I’m suggesting that this is not true. distutils is fundamentally broken in many ways without setuptools. You have not identified anything in the BPO issue that is making Python maintenance any harder other than, “People shouldn’t use this, so we shouldn’t continue maintaining it.” But CPython is not maintaining it, and in general distutils only gets intermittent updates for things that are more or less critical problems.
I’m saying that by removing this particular module, you’re saving no one’s time on the Python module and taking time and energy away from maintaining setuptools (which has to cope with this change).
I think the right thing to do here would be to propose removing this in setuptools, and drop the idea of removing it in distutils. The same goes for bdist_rpm and all the other weird non-wheel binary distributions.
If we’re allowed to wontfix issues here, then I can stop reporting all the false positives when virus scanners claim that CPython is infected because of the wininst executable stubs? And not update it to detect changes to registry keys when finding Python installs?
I’ve already removed it from a few alternative distributions and nobody has noticed. Happy for it to go completely - it’s not difficult to find another project to generate better installers, such as pynsist or briefcase.
Can you point me at one such thing? It sounds like the answer is “yes” because I don’t really know that conforming to the dictates of whatever nonsense heuristics virus scanners use to detect “infections” is part of our remit, but I’m also not clear as to whether you’re saying that this is an issue with projects generated usingbdist_wininst or an issue with something about bdist_wininstitself. I think we can wontfix any bug that is fixed by not using bdist_wininst.
In any case, to be clear, I am not saying we shouldn’t remove bdist_wininst, I’m saying that we should remove it from setuptools, and either not touch it in distutils at all (or at least not until a decent interval of time after it’s been removed from setuptools.
As it stands now, it was deprecated in 3.8 but not in setuptools, which means the deprecation cycle for setuptools hasn’t even started.
I suppose we could just import it wholesale into setuptools and then go through the deprecation cycle there, but like I said, that creates extra needless work that could be solved by just having started this process in setuptools and not distutils in the first place (the project that the vast majority of people actually use for their builds).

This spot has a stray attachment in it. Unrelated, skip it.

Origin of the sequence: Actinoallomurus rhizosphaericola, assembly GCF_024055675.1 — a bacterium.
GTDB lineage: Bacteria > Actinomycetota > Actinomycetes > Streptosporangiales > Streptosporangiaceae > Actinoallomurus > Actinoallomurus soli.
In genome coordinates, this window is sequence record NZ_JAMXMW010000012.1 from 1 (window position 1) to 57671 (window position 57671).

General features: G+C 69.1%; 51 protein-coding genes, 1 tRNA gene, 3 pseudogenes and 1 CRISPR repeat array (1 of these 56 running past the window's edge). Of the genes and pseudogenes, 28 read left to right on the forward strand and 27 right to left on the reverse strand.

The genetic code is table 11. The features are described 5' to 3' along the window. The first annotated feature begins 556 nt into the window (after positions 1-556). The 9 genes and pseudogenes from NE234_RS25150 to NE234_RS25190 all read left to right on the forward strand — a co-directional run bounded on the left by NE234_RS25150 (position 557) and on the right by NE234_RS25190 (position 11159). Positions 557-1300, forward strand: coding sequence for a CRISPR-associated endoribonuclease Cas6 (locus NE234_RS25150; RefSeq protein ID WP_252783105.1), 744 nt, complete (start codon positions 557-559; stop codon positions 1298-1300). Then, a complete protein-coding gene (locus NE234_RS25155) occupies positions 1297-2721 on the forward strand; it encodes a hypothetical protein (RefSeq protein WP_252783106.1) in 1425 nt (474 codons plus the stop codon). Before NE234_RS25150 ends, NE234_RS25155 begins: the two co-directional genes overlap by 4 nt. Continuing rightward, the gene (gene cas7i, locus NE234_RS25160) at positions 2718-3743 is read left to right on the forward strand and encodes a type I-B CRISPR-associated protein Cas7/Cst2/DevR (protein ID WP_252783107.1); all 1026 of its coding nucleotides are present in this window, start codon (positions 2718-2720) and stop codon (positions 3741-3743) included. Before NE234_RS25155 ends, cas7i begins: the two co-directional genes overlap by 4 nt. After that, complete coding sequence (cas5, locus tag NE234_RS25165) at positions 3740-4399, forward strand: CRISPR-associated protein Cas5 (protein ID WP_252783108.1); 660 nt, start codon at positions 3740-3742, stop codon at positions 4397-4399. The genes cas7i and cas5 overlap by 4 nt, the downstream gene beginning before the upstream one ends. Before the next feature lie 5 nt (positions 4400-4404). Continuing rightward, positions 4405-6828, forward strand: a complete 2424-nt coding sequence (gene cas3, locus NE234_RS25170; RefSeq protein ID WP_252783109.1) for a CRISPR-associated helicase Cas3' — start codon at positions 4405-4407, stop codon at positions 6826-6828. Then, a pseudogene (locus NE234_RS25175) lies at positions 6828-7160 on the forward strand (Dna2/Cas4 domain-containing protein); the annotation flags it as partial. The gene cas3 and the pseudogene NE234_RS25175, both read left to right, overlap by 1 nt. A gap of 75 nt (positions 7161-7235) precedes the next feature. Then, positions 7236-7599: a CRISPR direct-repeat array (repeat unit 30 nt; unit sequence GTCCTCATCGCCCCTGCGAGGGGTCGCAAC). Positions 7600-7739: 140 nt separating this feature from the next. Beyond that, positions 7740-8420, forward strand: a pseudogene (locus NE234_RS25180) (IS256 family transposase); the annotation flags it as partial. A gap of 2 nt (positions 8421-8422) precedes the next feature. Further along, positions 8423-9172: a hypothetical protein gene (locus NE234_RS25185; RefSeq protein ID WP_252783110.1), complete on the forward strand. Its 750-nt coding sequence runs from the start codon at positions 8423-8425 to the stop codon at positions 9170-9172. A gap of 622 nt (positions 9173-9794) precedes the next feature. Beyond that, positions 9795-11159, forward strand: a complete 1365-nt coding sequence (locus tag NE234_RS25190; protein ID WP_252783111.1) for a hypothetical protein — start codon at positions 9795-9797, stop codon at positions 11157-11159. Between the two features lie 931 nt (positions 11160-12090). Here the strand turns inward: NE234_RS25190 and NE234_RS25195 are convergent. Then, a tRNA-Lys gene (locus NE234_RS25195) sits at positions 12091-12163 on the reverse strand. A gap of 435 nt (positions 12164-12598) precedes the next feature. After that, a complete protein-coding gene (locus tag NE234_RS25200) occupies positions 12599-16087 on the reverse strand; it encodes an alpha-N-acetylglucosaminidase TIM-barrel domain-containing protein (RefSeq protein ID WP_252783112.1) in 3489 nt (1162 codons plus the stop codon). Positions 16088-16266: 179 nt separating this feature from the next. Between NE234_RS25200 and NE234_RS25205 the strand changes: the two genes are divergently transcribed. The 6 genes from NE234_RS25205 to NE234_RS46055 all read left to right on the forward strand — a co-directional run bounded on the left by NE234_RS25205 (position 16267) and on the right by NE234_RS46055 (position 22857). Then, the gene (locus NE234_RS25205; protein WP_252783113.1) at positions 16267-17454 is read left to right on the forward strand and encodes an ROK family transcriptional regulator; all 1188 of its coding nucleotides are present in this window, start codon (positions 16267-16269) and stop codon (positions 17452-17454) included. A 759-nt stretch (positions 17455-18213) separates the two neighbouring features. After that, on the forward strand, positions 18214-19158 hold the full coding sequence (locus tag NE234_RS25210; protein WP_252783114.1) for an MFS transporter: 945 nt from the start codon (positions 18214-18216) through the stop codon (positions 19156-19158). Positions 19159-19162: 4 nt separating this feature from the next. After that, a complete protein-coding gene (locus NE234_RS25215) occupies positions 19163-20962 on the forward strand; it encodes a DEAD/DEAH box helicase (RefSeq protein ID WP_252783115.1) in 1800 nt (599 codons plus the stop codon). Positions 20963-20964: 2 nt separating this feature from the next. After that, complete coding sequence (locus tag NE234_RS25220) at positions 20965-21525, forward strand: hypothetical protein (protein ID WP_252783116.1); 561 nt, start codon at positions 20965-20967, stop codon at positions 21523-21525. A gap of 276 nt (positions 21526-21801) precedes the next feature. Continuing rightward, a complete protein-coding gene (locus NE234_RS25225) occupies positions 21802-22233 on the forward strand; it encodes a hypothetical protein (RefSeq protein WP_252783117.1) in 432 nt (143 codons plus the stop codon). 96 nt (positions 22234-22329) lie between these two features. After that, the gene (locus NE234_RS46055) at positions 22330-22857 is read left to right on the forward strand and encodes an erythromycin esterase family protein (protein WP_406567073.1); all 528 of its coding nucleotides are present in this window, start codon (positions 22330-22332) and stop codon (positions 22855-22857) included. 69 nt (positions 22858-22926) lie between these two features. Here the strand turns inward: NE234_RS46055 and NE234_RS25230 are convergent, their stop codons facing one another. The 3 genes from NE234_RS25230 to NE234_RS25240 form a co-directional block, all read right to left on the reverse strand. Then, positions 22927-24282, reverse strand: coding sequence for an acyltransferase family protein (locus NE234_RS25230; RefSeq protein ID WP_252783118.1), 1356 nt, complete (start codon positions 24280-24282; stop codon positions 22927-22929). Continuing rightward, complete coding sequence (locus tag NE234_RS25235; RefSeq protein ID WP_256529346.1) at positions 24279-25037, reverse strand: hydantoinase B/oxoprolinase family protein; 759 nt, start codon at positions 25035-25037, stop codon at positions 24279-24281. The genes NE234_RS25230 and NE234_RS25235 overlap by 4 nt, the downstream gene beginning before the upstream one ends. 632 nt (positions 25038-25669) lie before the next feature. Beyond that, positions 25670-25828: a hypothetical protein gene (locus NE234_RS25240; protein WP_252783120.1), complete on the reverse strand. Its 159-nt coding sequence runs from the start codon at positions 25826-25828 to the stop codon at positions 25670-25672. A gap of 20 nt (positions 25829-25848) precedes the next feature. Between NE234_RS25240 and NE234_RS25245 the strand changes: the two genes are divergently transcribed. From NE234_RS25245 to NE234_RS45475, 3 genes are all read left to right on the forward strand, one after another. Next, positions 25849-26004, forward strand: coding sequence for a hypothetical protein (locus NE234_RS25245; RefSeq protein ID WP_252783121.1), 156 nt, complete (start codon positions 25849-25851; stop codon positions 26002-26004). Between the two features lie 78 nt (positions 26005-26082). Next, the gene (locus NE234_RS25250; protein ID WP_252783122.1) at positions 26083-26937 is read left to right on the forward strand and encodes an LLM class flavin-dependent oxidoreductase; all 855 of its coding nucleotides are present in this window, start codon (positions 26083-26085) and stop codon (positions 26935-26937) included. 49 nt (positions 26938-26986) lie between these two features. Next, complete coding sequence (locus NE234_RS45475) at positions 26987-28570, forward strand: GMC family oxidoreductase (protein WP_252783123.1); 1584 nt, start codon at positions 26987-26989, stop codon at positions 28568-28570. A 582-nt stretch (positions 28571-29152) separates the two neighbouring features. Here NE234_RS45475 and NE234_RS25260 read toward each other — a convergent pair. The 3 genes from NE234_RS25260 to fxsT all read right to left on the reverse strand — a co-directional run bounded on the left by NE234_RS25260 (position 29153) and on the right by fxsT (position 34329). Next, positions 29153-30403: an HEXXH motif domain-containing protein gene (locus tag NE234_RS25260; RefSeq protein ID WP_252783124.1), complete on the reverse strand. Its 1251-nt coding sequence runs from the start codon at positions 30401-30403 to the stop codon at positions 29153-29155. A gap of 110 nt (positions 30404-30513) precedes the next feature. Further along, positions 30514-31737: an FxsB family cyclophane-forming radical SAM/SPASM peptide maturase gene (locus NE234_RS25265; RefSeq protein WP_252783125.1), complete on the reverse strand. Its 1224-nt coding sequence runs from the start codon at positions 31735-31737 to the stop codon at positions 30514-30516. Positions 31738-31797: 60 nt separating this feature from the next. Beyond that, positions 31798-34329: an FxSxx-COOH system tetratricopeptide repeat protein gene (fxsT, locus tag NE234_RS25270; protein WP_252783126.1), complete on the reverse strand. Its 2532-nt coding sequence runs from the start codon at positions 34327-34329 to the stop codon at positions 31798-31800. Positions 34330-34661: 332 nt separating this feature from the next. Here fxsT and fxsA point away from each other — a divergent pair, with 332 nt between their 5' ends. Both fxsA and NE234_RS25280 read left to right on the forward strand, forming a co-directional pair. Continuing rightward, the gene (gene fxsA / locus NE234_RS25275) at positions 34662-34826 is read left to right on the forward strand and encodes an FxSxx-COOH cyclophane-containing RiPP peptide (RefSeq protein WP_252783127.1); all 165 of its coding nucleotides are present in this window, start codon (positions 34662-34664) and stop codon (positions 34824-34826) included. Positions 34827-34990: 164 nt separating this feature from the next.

There was also https://bugs.python.org/issue37481 where I posted my support. I don’t think it was linked earlier in this thread. Deprecation in 3.8 may be too recent for hard removal in 3.9, but I’d want to see some evidence of it being in deliberate use (rather than “we’ve always done it that way”). Otherwise just get rid of it.
It seems like removing the code breaks setuptools. Maybe we can replace the code with a mock which quacks like wininst but fails as soon as you start to use it. For example, setuptools only uses wininst to check if a file looks like a Windows .exe installer. The mock just has to reply “no” and we’re done. Only “bdist_wininst” would be broken. I may be a smoother transition.
If we replace wininst implementation with a “mock” in the stdlib, setuptools would not be impacted: it would continue to work (again, until you actually use the real bdist_wininst command).
I maintain pycurl which has a C extension and I use the exe/msi artifacts for testing pycurl, as follows:
Install all supported pythons (3.5-3.8 in 32/64 bits, 8 total)
Build all pycurl packages
Pick a package (say 3.7/64)
Execute this package's installer, either exe or msi
The installer locates where the respective python version is installed and offers to install itself there, systemwide.
I can now run the respective python binary and test that the package is functional by executing import pycurl and using it.
I uninstall the package using the windows add/remove programs functionality.
The workflow described has the following two particular aspects:
It installs pycurl globally into my chosen python interpreter.
It provides a way to uninstall pycurl completely from that interpreter.
Was a workflow like this considered, and if yes what is the recommended replacement?
We should, though. Installing a package using an MSI is worse than an EXE, as it leaves far more cruft behind if you don’t uninstall it before changing/removing the Python install.
Standalone apps should bundle everything, like pynsist or briefcase. GPO deployment should create their own MSI with everything they want in the bundle and deploy that. Perhaps someone can make an “installer” based on the py.exe launcher (which I believe supports an attached zip file) that will use pip and a local/embedded wheel.
But we should really discourage package installs that don’t support venv and/or leave cruft behind.
What does the “attached zip file” part mean here? I can understand making an installer that runs py -m pip path-to-embedded-wheel, but don’t quite understated how attaching a zip file works in this context.
Has there been any discussion about creating a “_buildtools” private package for use by setuptools and the core build? This would include build capabilities that are specific to an implementation of Python, such as building extension modules.